Meet Brickstarter, a Kickstarter for urbanism, architecture, and design.

The built world around us, while often adequate for our needs, could be a lot better. This is where design activism comes in: starting projects to fulfill ever-present community needs ranging from beautification to health. Examples of these projects run the gamut of scale, from the High Line in New York and UpGarden in Seattle to the neighborhood gardens and skate parks built on abandoned lots. Often, design activism fills a void left by developers and city governments which tend to focus on larger-scale interventions. It then falls to neighborhood and community groups to effect the changes they want to see, rather than simply asking for them.

However, there are many obstacles for the potential builder/maker/designer, including permits, intransigent bureaucratic culture and, of course, fundraising. The heavy lifting required to get past these impediments is usually enough to discourage all but the most determined designers; they can even stall something as simple as installing streetlights at parks.

In order to facilitate grass-roots design projects, Bryan Boyer and Dan Hill, Stratregic Design Leads at Sitra (The Finnish Innovation Fund), have started designing a new service called Brickstarter, based off of the more general project-helper Kickstarter. Brickstarter will provide a location for networks of design activists to coordinate their efforts. Project fans can help out with that omnipresent necessity, money, but can also donate time, labor, publicity, and support. Brickstarter is also slightly more rigorous than its namesake, incorporating time management strategies into its design: events are scheduled and a timeline is adhered to. It also keeps track of permits and other obstacles for the project. Right now, Brickstarter is still in prototyping and testing with an alpha launch coming later this year.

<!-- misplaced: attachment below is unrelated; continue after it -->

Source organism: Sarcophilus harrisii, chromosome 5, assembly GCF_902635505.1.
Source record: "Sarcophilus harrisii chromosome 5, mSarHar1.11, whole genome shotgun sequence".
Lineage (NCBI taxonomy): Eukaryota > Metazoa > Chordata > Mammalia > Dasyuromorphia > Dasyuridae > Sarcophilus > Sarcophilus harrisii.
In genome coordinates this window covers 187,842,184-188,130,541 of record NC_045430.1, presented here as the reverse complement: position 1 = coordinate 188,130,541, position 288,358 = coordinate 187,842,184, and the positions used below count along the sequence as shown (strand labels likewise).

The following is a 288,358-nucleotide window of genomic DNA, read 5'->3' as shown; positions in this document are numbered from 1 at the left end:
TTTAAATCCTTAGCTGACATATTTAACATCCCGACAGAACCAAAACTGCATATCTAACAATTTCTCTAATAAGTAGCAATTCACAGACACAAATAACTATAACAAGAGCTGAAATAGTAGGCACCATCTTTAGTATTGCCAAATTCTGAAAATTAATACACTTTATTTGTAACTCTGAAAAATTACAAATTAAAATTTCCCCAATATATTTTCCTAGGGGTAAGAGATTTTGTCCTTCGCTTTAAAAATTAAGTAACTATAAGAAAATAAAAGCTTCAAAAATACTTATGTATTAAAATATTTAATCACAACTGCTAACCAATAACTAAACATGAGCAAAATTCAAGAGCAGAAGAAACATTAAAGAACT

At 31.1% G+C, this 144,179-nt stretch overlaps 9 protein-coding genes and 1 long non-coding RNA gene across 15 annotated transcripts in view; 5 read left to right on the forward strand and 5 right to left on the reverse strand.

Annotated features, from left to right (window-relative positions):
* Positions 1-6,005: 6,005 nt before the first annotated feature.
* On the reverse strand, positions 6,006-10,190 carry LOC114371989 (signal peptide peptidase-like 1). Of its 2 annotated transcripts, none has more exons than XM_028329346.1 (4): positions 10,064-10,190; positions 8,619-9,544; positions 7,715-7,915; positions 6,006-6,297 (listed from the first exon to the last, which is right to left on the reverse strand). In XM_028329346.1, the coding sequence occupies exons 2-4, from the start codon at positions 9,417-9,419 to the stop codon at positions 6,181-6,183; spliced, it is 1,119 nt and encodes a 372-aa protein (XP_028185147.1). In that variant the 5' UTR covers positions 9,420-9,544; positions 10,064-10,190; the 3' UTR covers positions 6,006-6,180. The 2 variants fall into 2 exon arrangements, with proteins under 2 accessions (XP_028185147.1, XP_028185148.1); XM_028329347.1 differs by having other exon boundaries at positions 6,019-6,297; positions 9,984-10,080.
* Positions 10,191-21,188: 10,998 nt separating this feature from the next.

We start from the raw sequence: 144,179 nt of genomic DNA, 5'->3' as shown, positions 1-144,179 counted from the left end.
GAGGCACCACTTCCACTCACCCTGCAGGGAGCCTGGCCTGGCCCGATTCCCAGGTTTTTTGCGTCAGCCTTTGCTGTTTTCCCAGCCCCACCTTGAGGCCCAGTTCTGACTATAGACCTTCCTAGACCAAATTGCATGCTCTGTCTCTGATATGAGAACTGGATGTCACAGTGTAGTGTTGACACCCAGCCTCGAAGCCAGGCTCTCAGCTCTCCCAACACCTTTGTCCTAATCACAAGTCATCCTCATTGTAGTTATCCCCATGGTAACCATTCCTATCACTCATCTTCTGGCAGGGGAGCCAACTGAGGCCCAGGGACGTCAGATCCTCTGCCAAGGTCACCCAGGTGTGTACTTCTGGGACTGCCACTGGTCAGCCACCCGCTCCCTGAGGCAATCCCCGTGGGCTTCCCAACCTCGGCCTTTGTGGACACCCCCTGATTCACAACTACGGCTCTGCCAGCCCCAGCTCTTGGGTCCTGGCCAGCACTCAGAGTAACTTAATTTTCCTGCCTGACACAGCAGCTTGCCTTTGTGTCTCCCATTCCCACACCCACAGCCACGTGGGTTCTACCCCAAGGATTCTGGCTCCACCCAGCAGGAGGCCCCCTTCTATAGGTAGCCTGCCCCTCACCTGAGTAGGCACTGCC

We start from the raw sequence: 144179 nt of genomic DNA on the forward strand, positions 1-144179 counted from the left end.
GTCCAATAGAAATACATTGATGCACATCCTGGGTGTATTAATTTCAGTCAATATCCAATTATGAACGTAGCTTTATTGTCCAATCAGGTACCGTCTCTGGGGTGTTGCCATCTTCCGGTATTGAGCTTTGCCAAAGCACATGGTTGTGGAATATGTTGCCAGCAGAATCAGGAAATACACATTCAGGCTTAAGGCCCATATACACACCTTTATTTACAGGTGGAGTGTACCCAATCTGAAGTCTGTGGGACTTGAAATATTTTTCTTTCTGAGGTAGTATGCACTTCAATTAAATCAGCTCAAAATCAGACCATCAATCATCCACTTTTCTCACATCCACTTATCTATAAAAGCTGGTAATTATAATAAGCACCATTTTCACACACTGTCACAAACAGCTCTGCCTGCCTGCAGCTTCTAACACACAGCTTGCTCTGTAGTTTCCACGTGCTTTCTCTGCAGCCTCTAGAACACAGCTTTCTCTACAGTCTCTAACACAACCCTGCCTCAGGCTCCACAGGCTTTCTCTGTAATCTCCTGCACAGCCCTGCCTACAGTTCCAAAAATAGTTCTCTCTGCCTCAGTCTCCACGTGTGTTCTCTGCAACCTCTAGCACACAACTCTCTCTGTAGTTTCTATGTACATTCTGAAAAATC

Images: Brickstarter, Sitra Finnish Innovation Fund via Wired Design.

This post originally appeared on Architizer.

About the Author

Most Popular

  1. A row of homes under the Montreal sun.

    Why Is the Homebuilding Industry Stuck in the 1940s?

    Embrace pre-fabricated, adaptable homes! Growing inequity, out-of-reach housing prices, and the speed of innovation in energy efficiency and technology demand it.

  2. Equity

    British People Feel Locked Out of London

    Britons who live outside the capital consider it too expensive and crowded for them to live there, a new report finds.

  3. A large adventure playground with towers and slides.

    A Short Guide to Tulsa’s New $465 Million Park

    If Volcanoville and Charlie’s Water Mountain aren’t enough for you, what about a boating pond and a skate park?

  4. Design

    Mexico City’s $150 Million Rebrand Faces Growing Pains

    Last week, incoming mayor Claudia Sheinbaum Pardo announced a competition to redesign the city’s young logo. The backlash has been swift.

  5. A shuttered factory in Muncie, Indiana

    The Toxic Legacy of Urban Industry

    A new book explores the unseen hazards left behind in post-industrial American cities.